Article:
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J. Nat. Prod.

2000, 63, 1035-1042 1035

Reviews
Flavonoids as Antioxidants

Pier-Giorgio Pietta*
Institute of Advanced Biomedical Technologies, National Council of Research Via F.lli Cervi 93, 20090 Segrate (MI), Italy

Received September 13, 1999

Flavonoids are phenolic substances isolated from a wide range of vascular plants, with over 8000 individual
compounds known. They act in plants as antioxidants, antimicrobials, photoreceptors, visual attractors,
feeding repellants, and for light screening. Many studies have suggested that flavonoids exhibit biological
activities, including antiallergenic, antiviral, antiinflammatory, and vasodilating actions. However, most
interest has been devoted to the antioxidant activity of flavonoids, which is due to their ability to reduce
free radical formation and to scavenge free radicals. The capacity of flavonoids to act as antioxidants in
vitro has been the subject of several studies in the past years, and important structure-activity
relationships of the antioxidant activity have been established. The antioxidant efficacy of flavonoids in
vivo is less documented, presumably because of the limited knowledge on their uptake in humans. Most
ingested flavonoids are extensively degraded to various phenolic acids, some of which still possess a radical-
scavenging ability. Both the absorbed flavonoids and their metabolites may display an in vivo antioxidant
activity, which is evidenced experimentally by the increase of the plasma antioxidant status, the sparing
effect on vitamin E of erythrocyte membranes and low-density lipoproteins, and the preservation of
erythrocyte membrane polyunsaturated fatty acids. This review presents the current knowledge on
structural aspects and in vitro antioxidant capacity of most common flavonoids as well as in vivo
antioxidant activity and effects on endogenous antioxidants.

Introduction it, such as heart disease, cataracts, cognitive dysfunction,


and cancer.4-6 Humans have evolved with antioxidant
Oxidation is the transfer of electrons from one atom to
systems to protect against free radicals. These systems
another and represents an essential part of aerobic life and
include some antioxidants produced in the body (endog-
our metabolism, since oxygen is the ultimate electron
acceptor in the electron flow system that produces energy enous) and others obtained from the diet (exogenous). The
in the form of ATP.1 However, problems may arise when first include (a) enzymatic defenses, such as Se-glutathione
the electron flow becomes uncoupled (transfer of unpaired peroxidase, catalase, and superoxide dismutase, which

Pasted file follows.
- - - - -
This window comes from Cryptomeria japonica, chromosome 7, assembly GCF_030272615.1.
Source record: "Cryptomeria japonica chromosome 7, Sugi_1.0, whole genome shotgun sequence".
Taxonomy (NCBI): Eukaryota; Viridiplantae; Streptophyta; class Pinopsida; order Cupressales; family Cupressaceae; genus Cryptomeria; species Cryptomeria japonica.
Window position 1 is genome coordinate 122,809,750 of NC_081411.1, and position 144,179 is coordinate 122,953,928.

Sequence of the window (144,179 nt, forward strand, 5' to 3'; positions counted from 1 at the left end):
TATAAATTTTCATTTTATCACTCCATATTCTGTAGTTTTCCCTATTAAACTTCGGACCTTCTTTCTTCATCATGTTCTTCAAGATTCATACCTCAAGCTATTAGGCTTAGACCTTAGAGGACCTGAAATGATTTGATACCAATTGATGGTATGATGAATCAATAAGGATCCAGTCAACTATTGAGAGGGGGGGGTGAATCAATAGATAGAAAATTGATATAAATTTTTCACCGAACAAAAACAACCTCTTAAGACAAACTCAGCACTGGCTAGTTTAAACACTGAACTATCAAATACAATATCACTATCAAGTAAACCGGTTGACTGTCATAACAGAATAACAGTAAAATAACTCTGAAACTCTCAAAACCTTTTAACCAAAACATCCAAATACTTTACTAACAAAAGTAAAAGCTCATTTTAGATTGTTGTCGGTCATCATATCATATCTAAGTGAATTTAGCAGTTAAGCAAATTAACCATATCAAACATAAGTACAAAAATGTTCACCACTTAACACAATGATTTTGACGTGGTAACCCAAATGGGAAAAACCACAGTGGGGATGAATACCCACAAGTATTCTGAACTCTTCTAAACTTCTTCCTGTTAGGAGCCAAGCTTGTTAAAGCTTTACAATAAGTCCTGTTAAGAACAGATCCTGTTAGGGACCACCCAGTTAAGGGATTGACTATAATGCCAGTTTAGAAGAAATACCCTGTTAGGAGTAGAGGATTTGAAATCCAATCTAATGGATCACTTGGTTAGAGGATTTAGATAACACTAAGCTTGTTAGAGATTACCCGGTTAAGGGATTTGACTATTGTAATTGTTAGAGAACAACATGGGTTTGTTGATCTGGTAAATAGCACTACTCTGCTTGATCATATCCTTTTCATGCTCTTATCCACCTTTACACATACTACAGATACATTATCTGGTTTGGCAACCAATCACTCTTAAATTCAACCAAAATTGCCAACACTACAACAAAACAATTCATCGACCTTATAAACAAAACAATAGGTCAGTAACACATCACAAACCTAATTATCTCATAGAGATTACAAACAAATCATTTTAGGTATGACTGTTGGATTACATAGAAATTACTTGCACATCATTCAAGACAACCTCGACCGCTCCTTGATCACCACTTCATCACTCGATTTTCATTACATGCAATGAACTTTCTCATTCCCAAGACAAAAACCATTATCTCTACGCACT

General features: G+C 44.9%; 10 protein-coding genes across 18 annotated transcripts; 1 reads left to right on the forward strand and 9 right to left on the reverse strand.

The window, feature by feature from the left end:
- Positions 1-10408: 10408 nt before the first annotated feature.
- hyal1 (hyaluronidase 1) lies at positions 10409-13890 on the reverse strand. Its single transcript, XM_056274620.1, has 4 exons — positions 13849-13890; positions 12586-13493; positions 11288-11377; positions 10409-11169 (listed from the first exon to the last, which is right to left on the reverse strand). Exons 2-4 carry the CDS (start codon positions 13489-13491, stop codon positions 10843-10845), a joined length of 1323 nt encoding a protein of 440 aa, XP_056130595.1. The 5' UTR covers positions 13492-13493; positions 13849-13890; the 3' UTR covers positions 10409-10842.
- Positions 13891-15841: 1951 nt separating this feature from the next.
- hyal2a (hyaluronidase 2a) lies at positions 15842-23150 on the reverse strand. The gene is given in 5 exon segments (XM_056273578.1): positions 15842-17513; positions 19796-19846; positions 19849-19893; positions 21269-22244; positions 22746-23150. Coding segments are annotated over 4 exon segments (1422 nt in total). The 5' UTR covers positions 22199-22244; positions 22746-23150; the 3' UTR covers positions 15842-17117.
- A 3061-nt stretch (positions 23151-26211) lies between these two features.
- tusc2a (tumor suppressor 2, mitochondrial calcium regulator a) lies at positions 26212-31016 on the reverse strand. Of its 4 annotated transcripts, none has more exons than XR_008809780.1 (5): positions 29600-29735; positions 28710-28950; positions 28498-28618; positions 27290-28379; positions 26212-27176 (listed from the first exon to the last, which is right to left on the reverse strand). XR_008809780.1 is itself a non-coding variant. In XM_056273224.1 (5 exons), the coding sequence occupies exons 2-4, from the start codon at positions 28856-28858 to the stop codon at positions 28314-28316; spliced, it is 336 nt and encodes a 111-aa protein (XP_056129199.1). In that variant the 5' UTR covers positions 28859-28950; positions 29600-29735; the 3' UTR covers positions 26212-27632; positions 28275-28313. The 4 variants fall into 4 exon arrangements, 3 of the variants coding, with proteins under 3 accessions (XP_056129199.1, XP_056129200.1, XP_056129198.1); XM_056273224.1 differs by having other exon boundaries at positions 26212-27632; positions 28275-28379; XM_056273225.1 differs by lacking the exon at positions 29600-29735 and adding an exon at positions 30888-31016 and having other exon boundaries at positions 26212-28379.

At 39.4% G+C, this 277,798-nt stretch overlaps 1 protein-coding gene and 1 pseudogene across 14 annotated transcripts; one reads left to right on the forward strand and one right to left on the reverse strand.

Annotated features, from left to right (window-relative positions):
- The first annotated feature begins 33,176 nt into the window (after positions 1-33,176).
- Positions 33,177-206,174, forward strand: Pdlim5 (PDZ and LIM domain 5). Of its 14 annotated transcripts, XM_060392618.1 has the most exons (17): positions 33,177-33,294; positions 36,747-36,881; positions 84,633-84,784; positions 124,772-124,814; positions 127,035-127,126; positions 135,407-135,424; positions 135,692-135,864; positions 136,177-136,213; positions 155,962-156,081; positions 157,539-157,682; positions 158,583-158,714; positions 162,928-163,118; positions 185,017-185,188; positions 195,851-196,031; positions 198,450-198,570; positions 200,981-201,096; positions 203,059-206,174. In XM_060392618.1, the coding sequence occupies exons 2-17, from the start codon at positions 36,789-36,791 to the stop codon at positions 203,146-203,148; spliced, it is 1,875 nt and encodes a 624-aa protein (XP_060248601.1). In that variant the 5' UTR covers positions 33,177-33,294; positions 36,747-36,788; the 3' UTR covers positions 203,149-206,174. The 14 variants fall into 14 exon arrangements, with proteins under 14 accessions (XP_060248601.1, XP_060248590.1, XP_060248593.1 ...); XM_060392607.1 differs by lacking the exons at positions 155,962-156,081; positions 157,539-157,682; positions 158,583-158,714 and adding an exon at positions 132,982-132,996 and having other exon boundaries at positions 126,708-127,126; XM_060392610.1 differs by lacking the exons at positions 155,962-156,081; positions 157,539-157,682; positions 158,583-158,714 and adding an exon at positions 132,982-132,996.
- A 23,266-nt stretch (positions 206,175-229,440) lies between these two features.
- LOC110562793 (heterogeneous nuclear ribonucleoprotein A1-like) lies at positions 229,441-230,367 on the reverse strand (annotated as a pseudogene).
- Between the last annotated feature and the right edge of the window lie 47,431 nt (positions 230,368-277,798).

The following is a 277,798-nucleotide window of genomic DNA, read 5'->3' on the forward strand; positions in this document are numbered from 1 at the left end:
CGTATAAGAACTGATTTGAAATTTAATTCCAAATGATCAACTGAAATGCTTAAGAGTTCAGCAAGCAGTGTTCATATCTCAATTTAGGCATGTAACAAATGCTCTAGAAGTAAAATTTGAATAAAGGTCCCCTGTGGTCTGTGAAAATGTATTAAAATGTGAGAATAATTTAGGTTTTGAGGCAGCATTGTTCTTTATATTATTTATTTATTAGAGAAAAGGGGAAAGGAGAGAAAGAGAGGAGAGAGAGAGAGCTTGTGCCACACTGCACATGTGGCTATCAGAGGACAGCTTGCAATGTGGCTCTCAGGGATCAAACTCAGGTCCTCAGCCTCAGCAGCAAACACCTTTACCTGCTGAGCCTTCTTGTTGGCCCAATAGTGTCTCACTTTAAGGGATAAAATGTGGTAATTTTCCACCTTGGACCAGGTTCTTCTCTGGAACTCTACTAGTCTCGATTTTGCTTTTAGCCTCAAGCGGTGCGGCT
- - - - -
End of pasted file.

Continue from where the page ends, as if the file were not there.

single electrons), generating free radicals. Examples of metabolize superoxide, hydrogen peroxide, and lipid per-
oxygen-centered free radicals, known as reactive oxygen oxides, thus preventing most of the formation of the toxic
species (ROS), include superoxide (O2•-), peroxyl (ROO•), HO•, and (b) nonenzymatic defenses, such as glutathione,
alkoxyl (RO•), hydroxyl (HO•), and nitric oxide (NO•). The histidine-peptides, the iron-binding proteins transferrin
hydroxyl (half-life of 10-9 s) and the alkoxyl (half-life of and ferritin, dihydrolipoic acid, reduced CoQ10, melatonin,
seconds) free radicals are very reactive and rapidly attack urate, and plasma protein thiols, with the last two ac-
the molecules in nearby cells, and probably the damage counting for the major contribution to the radical-trapping
caused by them is unavoidable and is dealt with by repair capacity of plasma. The various defenses are complemen-
processes. On the other hand, the superoxide anion, lipid tary to each other, since they act against different species
hydroperoxides, and nitric oxide are less reactive.2 In at different cellular compartments. However, despite these
addition to these ROS radicals, in living organisms there defense antioxidants (able either to suppress free radical
are other ROS nonradicals, such as the singlet oxygen (1O2), formation and chain initiation or to scavenge free radical
hydrogen peroxide (H2O2), and hypochlorous acid (HOCl). and chain propagation), some ROS still escape to cause
It is accepted that ROS play different roles in vivo. Some damage. Thus, the body antioxidant system is provided also
are positive and are related to their involvement in energy by repair antioxidants (able to repair damage, and based